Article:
Spurred by this new opportunity in supply-chain design, Walmart grew far beyond its original business model, offering rural Americans low-cost goods. It went from one-fifth the size of Sears to twice as large.
Local truck drivers have largely been replaced by drivers traversing the US with 53-foot trailers full of goods for manufacturers or distribution centers.
“The vast majority [of truck drivers] are going to a big-box retailer with a big truck — and that big truck has a nonunion driver,” Kent said.
Everything’s cheaper, but the cost is immense
Larry Heine doesn’t think the cost savings were worth it.
“There was this shift in power for laborers,” he said. “Deregulation got a hold of the nation to drive down the cost of everything. The cost didn’t go down much — the money just shifted from labor to the top 10%.”
The prominent labor economist Lawrence Mischel has said deregulation was never meant to help truckers.
“This was a conscious decision to make the trucking industry a dog-eat-dog industry,” Mishel, a fellow at the Economic Policy Institute, previously told Business Insider. “The prices of trucking got cheaper, but the ability to make a living evaporated.”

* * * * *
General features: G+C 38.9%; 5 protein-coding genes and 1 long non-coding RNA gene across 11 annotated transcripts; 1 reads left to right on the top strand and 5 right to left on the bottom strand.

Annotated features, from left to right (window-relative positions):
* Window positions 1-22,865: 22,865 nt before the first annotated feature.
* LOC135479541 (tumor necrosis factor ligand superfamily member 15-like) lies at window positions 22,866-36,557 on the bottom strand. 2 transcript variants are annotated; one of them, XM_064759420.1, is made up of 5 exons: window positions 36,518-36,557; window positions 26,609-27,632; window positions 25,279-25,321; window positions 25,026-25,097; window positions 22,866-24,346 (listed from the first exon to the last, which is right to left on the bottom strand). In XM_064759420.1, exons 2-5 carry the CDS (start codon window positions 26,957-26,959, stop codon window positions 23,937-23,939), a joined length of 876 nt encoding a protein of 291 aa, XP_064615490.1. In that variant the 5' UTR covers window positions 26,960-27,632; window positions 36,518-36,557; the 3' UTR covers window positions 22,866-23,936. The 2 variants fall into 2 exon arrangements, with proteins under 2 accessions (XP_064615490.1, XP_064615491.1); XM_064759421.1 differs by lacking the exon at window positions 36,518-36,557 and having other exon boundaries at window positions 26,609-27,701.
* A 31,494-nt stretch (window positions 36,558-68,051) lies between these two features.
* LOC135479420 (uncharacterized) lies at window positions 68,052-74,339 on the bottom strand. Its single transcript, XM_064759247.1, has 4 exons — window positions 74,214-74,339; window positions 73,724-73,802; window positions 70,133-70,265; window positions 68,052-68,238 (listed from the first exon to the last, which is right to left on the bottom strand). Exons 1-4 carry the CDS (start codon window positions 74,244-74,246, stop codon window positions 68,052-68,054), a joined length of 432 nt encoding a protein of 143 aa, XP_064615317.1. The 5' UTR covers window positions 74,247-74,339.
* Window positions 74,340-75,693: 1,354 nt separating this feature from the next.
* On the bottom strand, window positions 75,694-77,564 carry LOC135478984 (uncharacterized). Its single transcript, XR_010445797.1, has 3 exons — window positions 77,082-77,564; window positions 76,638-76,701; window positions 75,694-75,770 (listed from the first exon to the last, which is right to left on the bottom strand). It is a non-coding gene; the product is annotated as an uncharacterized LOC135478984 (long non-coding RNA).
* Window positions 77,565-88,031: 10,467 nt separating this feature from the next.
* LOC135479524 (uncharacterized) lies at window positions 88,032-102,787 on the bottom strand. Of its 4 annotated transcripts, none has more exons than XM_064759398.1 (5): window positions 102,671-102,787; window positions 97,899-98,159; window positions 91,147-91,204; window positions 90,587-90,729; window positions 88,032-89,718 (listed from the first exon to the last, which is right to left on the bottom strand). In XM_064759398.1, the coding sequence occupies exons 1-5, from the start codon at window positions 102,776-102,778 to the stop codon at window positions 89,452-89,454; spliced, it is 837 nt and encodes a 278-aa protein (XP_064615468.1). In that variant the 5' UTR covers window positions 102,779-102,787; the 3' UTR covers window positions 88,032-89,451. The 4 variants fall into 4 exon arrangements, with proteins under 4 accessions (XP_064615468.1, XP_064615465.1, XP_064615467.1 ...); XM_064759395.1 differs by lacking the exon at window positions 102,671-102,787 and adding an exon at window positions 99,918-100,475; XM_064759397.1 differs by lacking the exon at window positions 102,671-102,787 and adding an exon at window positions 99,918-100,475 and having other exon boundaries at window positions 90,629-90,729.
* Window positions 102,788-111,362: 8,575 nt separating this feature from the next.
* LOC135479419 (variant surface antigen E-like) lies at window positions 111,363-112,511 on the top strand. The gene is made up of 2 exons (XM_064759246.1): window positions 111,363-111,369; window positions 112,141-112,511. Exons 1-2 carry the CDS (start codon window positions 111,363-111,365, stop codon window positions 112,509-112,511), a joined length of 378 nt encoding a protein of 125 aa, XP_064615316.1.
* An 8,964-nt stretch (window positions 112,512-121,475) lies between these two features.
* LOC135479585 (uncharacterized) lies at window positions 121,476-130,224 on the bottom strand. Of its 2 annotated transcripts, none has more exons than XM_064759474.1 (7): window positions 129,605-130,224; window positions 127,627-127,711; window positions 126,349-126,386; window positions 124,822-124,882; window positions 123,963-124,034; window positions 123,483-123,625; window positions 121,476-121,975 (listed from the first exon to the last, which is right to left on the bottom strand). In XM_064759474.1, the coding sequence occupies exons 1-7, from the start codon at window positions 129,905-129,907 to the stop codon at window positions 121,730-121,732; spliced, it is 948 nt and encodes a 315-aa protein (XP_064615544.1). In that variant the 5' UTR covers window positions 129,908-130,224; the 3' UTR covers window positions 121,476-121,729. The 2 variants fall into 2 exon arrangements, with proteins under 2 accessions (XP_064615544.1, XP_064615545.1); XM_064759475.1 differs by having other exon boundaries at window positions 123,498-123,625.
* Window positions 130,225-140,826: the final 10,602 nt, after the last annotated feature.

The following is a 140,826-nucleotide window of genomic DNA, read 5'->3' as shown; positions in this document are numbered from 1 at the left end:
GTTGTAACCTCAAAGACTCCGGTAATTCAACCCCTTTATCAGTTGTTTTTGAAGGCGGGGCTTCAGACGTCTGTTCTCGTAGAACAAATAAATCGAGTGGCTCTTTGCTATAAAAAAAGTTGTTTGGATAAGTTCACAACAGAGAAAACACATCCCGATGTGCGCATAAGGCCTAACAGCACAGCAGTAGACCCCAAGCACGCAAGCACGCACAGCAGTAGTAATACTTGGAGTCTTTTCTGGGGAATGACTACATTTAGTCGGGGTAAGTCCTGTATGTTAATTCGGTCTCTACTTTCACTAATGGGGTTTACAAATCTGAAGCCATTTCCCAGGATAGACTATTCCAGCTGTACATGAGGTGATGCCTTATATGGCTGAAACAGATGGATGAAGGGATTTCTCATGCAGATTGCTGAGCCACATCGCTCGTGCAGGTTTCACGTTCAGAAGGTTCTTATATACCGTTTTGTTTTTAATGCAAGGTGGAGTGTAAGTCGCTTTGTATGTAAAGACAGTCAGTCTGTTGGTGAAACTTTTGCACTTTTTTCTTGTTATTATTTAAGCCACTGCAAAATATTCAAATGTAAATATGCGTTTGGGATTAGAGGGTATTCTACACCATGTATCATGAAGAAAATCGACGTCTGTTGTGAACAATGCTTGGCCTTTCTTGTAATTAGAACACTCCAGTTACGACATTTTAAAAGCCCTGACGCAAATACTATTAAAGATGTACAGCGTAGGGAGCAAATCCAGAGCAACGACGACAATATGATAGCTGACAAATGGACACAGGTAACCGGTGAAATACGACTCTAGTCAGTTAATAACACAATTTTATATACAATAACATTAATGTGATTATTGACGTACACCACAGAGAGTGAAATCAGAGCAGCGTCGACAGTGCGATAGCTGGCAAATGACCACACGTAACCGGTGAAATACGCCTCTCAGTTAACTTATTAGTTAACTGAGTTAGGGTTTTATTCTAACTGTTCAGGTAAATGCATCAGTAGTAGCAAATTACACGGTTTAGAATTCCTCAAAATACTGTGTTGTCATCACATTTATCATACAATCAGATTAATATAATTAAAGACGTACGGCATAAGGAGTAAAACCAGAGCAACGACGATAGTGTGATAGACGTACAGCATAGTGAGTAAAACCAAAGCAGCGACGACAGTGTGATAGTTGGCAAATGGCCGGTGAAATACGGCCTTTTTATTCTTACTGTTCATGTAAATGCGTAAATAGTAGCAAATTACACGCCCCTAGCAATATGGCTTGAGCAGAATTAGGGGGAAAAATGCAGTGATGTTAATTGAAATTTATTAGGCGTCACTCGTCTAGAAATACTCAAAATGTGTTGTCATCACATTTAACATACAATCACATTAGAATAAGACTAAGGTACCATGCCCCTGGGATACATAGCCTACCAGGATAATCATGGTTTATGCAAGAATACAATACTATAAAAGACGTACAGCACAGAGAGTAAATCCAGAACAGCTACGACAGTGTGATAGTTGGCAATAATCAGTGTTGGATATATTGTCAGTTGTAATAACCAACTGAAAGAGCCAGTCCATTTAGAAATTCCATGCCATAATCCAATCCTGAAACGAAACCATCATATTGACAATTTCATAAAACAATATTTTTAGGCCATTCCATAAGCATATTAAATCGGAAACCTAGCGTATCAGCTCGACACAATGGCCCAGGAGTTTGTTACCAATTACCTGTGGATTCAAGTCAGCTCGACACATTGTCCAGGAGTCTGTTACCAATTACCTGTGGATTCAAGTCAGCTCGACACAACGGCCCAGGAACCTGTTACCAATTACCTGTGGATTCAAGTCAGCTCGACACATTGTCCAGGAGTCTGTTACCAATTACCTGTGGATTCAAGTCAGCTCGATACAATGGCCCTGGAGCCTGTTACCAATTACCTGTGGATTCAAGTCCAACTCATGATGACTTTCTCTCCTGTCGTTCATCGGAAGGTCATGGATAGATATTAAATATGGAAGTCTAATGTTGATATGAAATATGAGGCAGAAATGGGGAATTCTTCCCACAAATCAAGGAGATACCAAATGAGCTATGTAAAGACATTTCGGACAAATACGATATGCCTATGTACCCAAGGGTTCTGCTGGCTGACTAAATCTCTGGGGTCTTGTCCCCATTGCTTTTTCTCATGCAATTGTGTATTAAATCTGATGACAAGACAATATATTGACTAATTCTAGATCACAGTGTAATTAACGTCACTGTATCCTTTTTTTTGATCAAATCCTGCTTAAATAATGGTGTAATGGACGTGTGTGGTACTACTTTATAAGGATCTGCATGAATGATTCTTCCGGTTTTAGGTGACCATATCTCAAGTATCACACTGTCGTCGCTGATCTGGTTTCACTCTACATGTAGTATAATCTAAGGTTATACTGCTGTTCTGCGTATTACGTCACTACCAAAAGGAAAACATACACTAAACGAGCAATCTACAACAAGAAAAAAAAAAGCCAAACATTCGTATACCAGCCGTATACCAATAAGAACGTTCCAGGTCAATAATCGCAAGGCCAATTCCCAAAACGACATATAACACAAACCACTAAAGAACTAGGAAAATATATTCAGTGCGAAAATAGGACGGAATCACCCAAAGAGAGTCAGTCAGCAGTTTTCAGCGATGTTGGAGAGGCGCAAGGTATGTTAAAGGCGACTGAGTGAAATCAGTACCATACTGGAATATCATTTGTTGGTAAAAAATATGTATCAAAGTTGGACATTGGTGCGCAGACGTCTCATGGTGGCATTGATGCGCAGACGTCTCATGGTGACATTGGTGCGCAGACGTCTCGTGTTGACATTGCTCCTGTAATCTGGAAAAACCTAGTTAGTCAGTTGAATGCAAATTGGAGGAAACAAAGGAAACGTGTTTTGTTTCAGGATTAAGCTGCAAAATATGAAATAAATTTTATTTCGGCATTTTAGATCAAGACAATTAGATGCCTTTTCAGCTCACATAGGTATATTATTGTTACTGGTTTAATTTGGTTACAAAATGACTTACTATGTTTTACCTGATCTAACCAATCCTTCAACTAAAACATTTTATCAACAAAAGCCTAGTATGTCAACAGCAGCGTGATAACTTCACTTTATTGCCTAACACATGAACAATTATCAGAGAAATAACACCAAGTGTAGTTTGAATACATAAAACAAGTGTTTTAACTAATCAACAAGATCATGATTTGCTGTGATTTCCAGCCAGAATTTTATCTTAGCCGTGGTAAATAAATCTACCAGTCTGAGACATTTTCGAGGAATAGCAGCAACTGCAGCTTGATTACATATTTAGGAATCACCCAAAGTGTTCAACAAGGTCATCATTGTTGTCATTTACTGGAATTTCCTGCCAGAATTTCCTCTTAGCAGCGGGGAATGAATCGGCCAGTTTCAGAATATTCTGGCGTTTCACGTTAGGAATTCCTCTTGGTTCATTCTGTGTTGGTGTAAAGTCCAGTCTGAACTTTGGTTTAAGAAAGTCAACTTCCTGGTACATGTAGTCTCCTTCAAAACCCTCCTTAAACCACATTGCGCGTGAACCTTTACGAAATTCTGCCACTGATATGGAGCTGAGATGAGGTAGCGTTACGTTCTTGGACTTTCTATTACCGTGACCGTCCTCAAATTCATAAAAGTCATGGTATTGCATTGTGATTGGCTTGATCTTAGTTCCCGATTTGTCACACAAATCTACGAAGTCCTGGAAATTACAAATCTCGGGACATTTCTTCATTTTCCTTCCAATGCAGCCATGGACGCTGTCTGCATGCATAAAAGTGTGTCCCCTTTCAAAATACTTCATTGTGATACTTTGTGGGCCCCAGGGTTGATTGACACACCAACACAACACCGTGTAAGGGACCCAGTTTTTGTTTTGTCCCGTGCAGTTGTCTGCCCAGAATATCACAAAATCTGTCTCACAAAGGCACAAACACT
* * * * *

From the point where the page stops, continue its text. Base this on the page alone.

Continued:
The data supports Heine’s and Mishel’s arguments. Between 2000 and 2018, the lowest-earning one-tenth of Americans saw their wages rise by 3%, the Pew Research Center found. The wealthiest one-tenth enjoyed a 15.7% surge.
Housing and healthcare costs have consistently outpaced wage growth. What Americans need to live has gotten costlier, but mass-produced goodies — the TVs, clothes, and toys made overseas and moved around the US on a truck — are cheaper than ever.
It’s part of what the journalist Amanda Mull dubbed “premiocre,” or “premium mediocre,” in The Atlantic. Mull describes a consumer economy in which Millennials, robbed of a future with steady income and a pension, assuage themselves with “mid-priced bed linens” and Trader Joe’s snacks doused in truffle oil.
Many American laborers unhappy with this state of affairs can blame technology. Others point to outsourcing as the villain. America’s truck drivers say they’re the victims of their own government.